Rep. Sam Farr (D-Carmel), who announced Thursday he will not seek reelection, says he wants to focus on being a "full-time grandpa."
Farr, 74, made his retirement announcement at a news conference in Salinas, saying it's time to come home after more than two decades in Congress.
"For years my wife Shary has asked me to come home. She's right. It's time," he said. "It's time to come home and spend time with her. To spend time with my daughter Jessica and my grandkids Ella and Zach. Time marches on and I am getting older; I want to spend more time with them."
Farr was first elected to Congress in 1993 in a special election to succeed Leon Panetta.
"Next Fourth of July I will be 75 years old and I never envisioned being in Congress so long," he told the Los Angeles Times in an interview after his announcement. "It's a hard place to leave, but there's also a realization that you've stayed too long, and for me too long would be if my body wasn't able to play with my grandkids."
Farr said with such a long career he missed a lot of his daughter's events "and I don't want to miss my grandkids events."
Ella, 13, has asked to travel with her grandpa and Zach, 7, wants Farr to teach him to fish, the congressman said.
Farr serves on the House Appropriations Committee, which oversees the federal budget. He is the highest ranking Democrat on the House agriculture appropriations subcommittee.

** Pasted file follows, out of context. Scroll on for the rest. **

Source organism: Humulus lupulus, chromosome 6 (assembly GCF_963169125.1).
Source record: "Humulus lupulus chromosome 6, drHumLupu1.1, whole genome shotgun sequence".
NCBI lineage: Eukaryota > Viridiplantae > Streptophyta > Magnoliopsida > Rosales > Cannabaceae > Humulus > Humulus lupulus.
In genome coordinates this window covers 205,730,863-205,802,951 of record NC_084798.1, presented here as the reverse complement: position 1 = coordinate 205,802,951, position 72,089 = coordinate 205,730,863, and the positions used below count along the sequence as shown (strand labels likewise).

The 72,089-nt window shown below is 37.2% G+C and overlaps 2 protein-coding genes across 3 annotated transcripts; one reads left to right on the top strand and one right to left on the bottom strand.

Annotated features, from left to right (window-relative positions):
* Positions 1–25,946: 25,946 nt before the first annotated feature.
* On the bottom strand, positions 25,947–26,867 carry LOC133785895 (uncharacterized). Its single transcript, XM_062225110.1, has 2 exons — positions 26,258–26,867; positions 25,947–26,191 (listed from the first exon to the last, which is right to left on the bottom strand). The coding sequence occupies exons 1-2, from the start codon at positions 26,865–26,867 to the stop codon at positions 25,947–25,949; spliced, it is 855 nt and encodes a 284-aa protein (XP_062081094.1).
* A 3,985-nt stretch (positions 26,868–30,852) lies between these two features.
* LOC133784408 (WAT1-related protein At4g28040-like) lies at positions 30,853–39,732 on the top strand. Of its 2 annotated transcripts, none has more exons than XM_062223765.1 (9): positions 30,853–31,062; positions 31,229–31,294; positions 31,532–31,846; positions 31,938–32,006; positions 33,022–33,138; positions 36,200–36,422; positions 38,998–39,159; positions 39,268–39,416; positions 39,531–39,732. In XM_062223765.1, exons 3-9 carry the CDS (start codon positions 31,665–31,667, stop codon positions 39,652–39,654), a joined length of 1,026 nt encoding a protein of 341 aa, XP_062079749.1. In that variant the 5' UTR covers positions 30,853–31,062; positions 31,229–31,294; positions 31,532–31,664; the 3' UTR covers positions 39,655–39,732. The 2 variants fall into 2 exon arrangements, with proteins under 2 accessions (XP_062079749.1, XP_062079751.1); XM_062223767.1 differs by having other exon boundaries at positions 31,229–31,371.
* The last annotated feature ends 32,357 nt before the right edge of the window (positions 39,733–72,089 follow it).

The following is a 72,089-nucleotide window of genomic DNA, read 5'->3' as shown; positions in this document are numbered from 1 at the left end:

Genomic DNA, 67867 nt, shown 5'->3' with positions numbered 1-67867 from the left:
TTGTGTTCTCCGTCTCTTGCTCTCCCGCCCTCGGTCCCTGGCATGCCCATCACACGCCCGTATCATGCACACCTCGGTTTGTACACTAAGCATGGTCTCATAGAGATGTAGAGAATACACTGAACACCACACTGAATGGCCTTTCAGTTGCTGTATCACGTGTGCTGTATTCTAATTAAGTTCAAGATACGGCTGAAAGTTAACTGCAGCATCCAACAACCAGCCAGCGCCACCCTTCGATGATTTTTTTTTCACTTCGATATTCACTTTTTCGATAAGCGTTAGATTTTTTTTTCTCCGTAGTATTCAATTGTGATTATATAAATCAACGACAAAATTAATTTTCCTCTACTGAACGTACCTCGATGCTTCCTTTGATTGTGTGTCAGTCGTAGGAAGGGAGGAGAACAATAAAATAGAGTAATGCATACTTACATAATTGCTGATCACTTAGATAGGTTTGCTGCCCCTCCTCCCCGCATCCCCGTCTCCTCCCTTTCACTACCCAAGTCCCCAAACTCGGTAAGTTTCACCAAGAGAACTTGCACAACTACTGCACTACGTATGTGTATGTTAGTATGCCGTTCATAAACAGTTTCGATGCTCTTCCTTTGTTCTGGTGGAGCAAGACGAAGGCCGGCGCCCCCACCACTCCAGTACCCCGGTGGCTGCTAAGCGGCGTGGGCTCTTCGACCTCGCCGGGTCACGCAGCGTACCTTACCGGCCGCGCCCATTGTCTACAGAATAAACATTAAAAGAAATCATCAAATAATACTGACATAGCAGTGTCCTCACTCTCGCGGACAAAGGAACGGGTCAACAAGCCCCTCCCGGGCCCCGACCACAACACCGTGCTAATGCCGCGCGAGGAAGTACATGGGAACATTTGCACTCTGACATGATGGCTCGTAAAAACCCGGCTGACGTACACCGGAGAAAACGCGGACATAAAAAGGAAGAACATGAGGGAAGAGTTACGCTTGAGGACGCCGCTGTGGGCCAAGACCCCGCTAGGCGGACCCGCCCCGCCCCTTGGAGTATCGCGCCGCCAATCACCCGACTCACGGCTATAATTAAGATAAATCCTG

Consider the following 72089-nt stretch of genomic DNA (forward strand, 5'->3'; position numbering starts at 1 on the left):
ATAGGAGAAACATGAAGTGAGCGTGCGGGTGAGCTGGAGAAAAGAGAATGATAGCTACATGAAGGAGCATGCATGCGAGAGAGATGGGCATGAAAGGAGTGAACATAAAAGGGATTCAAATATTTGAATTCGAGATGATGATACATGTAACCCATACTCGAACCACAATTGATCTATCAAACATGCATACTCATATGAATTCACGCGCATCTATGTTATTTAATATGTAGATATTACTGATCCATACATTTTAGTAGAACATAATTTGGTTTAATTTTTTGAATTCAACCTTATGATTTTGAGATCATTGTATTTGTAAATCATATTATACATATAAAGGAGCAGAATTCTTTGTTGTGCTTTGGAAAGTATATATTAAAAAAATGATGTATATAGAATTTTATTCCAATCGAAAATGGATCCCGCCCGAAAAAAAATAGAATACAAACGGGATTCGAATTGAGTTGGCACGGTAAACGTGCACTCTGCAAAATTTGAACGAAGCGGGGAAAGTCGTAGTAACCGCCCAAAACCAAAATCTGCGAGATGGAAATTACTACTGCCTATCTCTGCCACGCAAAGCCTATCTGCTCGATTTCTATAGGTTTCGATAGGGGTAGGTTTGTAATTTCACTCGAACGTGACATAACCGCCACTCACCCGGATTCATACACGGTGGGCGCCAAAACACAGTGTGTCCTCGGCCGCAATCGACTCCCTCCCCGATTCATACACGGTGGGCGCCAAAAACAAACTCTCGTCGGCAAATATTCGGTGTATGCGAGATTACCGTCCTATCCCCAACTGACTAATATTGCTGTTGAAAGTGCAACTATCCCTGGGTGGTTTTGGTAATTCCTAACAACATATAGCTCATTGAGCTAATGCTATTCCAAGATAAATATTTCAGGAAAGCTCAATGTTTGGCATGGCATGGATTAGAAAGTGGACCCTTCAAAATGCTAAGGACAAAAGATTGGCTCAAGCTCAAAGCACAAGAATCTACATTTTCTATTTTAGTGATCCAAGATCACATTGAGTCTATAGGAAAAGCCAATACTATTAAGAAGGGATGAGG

In a statement, Minority Leader Nancy Pelosi (D-San Fransisco) called Farr a "tenacious, far-sighted champion for California's Central Coast and hard-working families across America."
Several members of the California delegation praised Farr's work with the Peace Corps, the organization that brought him to public service in Colombia in 1964.
"I sort of never left the Peace Corps," he said.
He also led the 2012 effort to re-establish Pinnacles National Monument into the country's 59th national park.
Farr represents California's 20th District, which includes Monterey and San Benito counties and the cities of Salinas and Santa Cruz.
In 2014, Farr beat Ronald Paul Kabat with 75.2% of the vote. In 2012, he won with 74.1% of the vote over Republican Jeff Taylor.
The district is overwhelmingly Democratic and considered safe for the party to retain. Monterey County Deputy Dist. Atty. Jimmy Panetta, son of Farr's predecessor, and several other Democrats have expressed interest in the seat when Farr retires.
Pacific Grove City Council member Casey Lucius, a Republican former national security professor at the Naval War College, has announced a bid for the seat.
Before coming to Congress, Farr served 12 years in the California Assembly and six years as a Monterey County supervisor.
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Read more about the 55 members of California's delegation at latimes.com/politics